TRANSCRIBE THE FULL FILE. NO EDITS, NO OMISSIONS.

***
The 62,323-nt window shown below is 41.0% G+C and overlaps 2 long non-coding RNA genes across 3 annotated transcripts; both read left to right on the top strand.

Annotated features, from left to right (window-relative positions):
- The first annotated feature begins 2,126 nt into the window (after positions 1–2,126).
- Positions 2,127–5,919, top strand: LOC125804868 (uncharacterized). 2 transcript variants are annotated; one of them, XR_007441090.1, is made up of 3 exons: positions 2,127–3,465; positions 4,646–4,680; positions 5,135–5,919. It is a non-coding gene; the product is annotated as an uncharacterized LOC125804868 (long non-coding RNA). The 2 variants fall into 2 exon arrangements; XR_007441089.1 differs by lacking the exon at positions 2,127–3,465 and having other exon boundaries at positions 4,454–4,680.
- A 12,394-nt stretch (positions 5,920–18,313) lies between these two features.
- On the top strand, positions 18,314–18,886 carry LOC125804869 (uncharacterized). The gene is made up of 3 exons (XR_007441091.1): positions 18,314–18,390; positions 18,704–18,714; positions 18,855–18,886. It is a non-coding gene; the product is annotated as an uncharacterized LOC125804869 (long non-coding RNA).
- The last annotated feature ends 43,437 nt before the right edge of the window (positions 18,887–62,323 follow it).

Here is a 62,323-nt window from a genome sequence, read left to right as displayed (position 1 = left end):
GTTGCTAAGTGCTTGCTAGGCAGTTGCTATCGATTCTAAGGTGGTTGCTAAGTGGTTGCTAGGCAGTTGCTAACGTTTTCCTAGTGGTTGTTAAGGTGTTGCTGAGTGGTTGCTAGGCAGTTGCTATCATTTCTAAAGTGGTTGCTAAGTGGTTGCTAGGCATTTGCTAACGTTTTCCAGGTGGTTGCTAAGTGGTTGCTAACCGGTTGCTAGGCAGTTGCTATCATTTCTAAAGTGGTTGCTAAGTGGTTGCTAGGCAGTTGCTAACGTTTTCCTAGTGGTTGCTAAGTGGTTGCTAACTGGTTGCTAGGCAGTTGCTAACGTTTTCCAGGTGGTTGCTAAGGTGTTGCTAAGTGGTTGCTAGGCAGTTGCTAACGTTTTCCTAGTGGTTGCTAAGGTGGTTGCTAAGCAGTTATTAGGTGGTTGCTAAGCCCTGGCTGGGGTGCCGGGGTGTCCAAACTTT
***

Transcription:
The 62,323-nt window shown below is 41.0% G+C and overlaps 2 long non-coding RNA genes across 3 annotated transcripts; both read left to right on the top strand.

Annotated features, from left to right (window-relative positions):
- The first annotated feature begins 2,126 nt into the window (after positions 1–2,126).
- Positions 2,127–5,919, top strand: LOC125804868 (uncharacterized). 2 transcript variants are annotated; one of them, XR_007441090.1, is made up of 3 exons: positions 2,127–3,465; positions 4,646–4,680; positions 5,135–5,919. It is a non-coding gene; the product is annotated as an uncharacterized LOC125804868 (long non-coding RNA). The 2 variants fall into 2 exon arrangements; XR_007441089.1 differs by lacking the exon at positions 2,127–3,465 and having other exon boundaries at positions 4,454–4,680.
- A 12,394-nt stretch (positions 5,920–18,313) lies between these two features.
- On the top strand, positions 18,314–18,886 carry LOC125804869 (uncharacterized). The gene is made up of 3 exons (XR_007441091.1): positions 18,314–18,390; positions 18,704–18,714; positions 18,855–18,886. It is a non-coding gene; the product is annotated as an uncharacterized LOC125804869 (long non-coding RNA).
- The last annotated feature ends 43,437 nt before the right edge of the window (positions 18,887–62,323 follow it).

Here is a 62,323-nt window from a genome sequence, read left to right as displayed (position 1 = left end):
GTTGCTAAGTGCTTGCTAGGCAGTTGCTATCGATTCTAAGGTGGTTGCTAAGTGGTTGCTAGGCAGTTGCTAACGTTTTCCTAGTGGTTGTTAAGGTGTTGCTGAGTGGTTGCTAGGCAGTTGCTATCATTTCTAAAGTGGTTGCTAAGTGGTTGCTAGGCATTTGCTAACGTTTTCCAGGTGGTTGCTAAGTGGTTGCTAACCGGTTGCTAGGCAGTTGCTATCATTTCTAAAGTGGTTGCTAAGTGGTTGCTAGGCAGTTGCTAACGTTTTCCTAGTGGTTGCTAAGTGGTTGCTAACTGGTTGCTAGGCAGTTGCTAACGTTTTCCAGGTGGTTGCTAAGGTGTTGCTAAGTGGTTGCTAGGCAGTTGCTAACGTTTTCCTAGTGGTTGCTAAGGTGGTTGCTAAGCAGTTATTAGGTGGTTGCTAAGCCCTGGCTGGGGTGCCGGGGTGTCCAAACTTT